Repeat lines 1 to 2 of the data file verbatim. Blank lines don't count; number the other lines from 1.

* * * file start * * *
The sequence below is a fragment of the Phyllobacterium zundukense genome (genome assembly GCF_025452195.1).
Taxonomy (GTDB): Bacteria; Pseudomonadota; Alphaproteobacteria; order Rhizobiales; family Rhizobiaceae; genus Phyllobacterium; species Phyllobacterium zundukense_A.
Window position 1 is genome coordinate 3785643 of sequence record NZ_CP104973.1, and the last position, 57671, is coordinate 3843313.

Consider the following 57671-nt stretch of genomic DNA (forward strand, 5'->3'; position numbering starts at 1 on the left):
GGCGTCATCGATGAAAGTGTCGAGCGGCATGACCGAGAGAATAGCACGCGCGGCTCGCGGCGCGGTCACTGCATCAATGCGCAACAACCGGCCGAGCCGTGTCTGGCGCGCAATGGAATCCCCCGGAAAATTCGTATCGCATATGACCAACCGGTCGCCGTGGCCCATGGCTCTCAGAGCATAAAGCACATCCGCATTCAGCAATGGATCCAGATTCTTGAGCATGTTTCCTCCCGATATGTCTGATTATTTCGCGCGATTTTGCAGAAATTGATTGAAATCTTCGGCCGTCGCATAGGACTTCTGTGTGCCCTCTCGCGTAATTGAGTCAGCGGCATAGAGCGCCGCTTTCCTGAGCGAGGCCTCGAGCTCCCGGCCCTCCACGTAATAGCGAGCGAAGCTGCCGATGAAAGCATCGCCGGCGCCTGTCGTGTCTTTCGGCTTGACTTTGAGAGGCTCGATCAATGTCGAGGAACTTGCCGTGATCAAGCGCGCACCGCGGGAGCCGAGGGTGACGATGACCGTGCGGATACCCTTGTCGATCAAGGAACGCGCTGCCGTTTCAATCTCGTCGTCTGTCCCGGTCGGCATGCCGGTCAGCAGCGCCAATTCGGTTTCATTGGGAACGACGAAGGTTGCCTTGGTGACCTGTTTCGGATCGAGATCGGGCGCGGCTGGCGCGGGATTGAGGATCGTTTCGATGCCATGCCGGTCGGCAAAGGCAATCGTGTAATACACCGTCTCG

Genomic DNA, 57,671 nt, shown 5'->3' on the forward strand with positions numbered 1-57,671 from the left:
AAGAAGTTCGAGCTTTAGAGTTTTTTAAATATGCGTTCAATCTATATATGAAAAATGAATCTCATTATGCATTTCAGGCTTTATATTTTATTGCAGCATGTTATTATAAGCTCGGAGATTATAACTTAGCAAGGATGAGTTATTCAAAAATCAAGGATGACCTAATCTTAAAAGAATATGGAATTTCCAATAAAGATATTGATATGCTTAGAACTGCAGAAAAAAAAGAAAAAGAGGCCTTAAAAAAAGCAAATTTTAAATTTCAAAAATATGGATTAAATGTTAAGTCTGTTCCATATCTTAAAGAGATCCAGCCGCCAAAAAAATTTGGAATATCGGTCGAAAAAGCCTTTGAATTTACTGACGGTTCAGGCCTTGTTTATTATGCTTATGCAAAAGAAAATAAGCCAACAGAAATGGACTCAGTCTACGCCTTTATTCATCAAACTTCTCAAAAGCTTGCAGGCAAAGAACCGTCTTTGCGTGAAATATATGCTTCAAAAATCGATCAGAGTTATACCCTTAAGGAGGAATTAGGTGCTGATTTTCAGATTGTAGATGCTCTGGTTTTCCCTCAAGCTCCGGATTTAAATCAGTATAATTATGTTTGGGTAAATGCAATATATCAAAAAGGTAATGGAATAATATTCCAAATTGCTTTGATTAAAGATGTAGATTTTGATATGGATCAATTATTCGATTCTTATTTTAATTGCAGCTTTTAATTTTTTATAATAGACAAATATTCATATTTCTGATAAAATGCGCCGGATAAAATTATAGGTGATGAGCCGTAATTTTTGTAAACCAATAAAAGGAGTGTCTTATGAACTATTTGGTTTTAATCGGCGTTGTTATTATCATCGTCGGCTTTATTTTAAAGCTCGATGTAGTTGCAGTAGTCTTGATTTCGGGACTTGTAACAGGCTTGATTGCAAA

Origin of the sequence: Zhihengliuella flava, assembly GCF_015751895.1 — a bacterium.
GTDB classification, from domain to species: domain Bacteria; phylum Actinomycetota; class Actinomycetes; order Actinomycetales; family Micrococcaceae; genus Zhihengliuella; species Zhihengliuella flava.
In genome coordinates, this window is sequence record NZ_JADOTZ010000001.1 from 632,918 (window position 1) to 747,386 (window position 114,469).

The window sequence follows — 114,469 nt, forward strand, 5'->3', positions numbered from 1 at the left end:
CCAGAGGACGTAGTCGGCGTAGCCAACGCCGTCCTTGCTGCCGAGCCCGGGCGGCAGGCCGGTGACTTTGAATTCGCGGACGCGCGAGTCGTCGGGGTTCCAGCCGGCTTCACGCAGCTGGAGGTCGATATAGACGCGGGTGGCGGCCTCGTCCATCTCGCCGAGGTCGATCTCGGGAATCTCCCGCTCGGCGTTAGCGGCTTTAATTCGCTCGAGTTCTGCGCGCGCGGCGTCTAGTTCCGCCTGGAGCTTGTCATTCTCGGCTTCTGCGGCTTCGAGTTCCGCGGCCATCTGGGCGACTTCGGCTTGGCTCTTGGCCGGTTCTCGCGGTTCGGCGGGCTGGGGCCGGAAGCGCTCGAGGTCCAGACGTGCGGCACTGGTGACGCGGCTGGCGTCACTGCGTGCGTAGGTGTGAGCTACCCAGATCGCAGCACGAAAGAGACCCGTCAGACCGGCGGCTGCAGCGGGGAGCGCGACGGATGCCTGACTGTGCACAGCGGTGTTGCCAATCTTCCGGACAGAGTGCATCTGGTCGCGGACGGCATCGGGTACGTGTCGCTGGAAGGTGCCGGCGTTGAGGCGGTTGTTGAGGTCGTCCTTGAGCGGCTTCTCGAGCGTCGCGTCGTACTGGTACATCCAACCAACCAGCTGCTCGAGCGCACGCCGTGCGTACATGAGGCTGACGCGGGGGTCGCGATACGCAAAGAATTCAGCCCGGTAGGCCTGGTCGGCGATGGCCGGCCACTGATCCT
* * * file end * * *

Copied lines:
The sequence below is a fragment of the Phyllobacterium zundukense genome (genome assembly GCF_025452195.1).
Taxonomy (GTDB): Bacteria; Pseudomonadota; Alphaproteobacteria; order Rhizobiales; family Rhizobiaceae; genus Phyllobacterium; species Phyllobacterium zundukense_A.